A third of the victims are foreigners; State remains a hub of missing children
An analysis of 50 convictions in cases of sex trafficking in West Bengal points out that one in every three survivors of the crime is a foreign national and 42% are minors, reveals a study.
The publication “Umeed: An analysis of 50 convictions in Sex Trafficking Cases” was released here on Monday by the International Justice Mission (IJM), a global organisation that works for rescue and rehabilitation of trafficked victims. The IJM has analysed the profile of 111 survivors of sex trafficking in 23 cases with 50 convictions.
The study, compiled on the basis of cases analysed between 2007 and 2016, says 36% of the survivors are from foreign countries which include 21% from Nepal and 15% from Bangladesh.
“The remaining 64% who were Indians had been procured from villages from different districts of West Bengal and other States. The highest number of victims from West Bengal belonged to the district of North 24 Parganas (23%) followed by South 24 Paraganas (17%),” the report says. In terms of the age of the 111 victims or survivors, while 42% of the rescued victims are minors, aged between 13 to 17 years, the remaining 58% are majors, aged between 18 to 26 years.
“In majority of cases involving human trafficking, the victims are destitute and young women and girls belonging to lower income backgrounds,” the publication said, adding that 79% of survivors were promised better occupation and livelihood in bigger cities.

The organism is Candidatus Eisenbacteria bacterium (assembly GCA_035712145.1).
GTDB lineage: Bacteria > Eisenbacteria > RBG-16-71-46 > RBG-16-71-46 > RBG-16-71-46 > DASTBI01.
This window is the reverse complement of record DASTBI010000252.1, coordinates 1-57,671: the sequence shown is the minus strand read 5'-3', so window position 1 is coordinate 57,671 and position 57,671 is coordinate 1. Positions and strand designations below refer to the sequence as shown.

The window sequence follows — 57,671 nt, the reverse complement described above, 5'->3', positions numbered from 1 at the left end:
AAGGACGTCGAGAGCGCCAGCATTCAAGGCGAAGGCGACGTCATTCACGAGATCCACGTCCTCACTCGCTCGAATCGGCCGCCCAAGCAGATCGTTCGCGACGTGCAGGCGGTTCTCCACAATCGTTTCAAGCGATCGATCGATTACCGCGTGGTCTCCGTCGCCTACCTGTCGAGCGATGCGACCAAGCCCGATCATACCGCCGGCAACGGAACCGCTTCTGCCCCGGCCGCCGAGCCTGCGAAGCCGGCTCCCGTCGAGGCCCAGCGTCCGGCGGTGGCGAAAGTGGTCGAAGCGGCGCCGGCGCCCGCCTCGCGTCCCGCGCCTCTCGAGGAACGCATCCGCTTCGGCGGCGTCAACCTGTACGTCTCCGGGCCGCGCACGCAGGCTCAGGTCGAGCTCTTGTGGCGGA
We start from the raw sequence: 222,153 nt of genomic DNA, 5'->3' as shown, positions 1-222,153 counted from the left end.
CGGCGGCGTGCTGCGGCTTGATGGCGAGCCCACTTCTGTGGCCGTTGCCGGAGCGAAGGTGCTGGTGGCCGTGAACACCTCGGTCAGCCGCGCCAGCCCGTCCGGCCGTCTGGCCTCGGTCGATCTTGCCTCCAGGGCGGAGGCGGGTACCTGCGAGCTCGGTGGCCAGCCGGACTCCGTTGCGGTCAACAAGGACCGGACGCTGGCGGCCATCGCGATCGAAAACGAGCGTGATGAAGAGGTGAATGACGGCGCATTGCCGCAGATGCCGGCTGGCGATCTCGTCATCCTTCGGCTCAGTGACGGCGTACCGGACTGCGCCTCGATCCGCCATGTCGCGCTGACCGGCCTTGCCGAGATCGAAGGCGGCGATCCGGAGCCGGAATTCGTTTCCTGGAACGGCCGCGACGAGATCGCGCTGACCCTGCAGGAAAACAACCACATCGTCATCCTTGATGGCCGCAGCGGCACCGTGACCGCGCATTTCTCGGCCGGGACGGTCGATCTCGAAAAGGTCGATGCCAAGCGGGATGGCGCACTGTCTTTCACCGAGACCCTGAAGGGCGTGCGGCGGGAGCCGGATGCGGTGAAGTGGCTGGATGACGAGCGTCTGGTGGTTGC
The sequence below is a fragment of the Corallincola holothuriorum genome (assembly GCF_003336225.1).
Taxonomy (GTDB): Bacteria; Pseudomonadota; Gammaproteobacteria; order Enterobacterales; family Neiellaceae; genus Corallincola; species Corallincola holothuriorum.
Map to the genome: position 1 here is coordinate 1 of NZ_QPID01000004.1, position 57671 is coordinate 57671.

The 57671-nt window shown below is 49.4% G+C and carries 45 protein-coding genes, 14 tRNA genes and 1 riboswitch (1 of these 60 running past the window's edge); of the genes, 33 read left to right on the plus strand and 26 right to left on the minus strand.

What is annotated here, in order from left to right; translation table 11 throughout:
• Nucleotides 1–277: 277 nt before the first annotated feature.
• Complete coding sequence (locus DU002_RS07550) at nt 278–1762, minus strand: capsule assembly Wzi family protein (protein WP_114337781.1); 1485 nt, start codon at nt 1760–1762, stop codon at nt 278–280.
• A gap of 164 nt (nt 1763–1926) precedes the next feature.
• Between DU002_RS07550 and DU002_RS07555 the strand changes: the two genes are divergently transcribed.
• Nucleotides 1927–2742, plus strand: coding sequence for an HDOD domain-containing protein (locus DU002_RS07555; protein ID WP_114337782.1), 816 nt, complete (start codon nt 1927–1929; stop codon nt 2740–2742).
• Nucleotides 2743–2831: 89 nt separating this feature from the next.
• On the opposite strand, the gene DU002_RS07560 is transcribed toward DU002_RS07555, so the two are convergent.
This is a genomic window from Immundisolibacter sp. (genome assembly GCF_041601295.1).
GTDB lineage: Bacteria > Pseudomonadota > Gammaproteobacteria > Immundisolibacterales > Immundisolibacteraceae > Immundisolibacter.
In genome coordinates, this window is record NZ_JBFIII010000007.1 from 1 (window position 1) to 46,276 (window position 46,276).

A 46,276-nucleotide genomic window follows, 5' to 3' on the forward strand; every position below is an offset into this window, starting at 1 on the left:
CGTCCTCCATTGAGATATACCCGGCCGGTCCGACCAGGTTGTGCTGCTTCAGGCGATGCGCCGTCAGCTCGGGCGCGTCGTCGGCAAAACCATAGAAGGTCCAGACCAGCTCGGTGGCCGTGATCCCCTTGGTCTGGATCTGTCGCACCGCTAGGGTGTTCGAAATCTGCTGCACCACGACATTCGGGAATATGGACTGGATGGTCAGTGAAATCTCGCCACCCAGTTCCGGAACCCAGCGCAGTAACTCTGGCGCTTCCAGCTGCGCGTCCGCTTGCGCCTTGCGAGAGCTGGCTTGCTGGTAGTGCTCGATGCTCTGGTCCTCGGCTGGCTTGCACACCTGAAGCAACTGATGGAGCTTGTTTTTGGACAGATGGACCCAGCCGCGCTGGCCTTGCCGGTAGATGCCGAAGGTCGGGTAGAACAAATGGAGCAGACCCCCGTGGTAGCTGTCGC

“Only 5% of victims were swayed by promise of marriage while 4% were conned by other deceptive means,” the IJM report says. In terms of places of rescue, 61% of survivors were rescued from Kolkata alone. While 60% of the rescue operations were carried out in private network outlets, only 40% operations were in “red light areas”, the study says.
When it comes to the offenders — 91 persons in these 23 cases — 69% were male and 31% female and 88 of them were charged under different Sections of law.
What has emerged as a major concern in the study for the policy makers and also the NGOs working in the area is that 38 of those arrested and charged with different Sections were acquitted after trial. This puts the number of acquittals at 43%.
The report cites lack of sufficient evidence, non-appearance of witnesses or witnesses turning hostile and failure of prosecuting agencies to establish a case as prominent reasons for these acquittals. Of the remaining 47% convicted, almost 86% were sentenced to seven years or more. The other important factors that have come out from the study are that 70% cases were transferred to fast-track courts and in 26% cases special public prosecutors were appointed. In 70% cases, the courts have ordered victim compensations.
The results of the study are significant as West Bengal remains a hub of missing children and the report of the National Crime Records Bureau ( NCRB) “Crime in India 2017” released in October says 1,19,013 children went missing in the country, of whom 19,671 (16.5%), which means one in every six, were from West Bengal alone.
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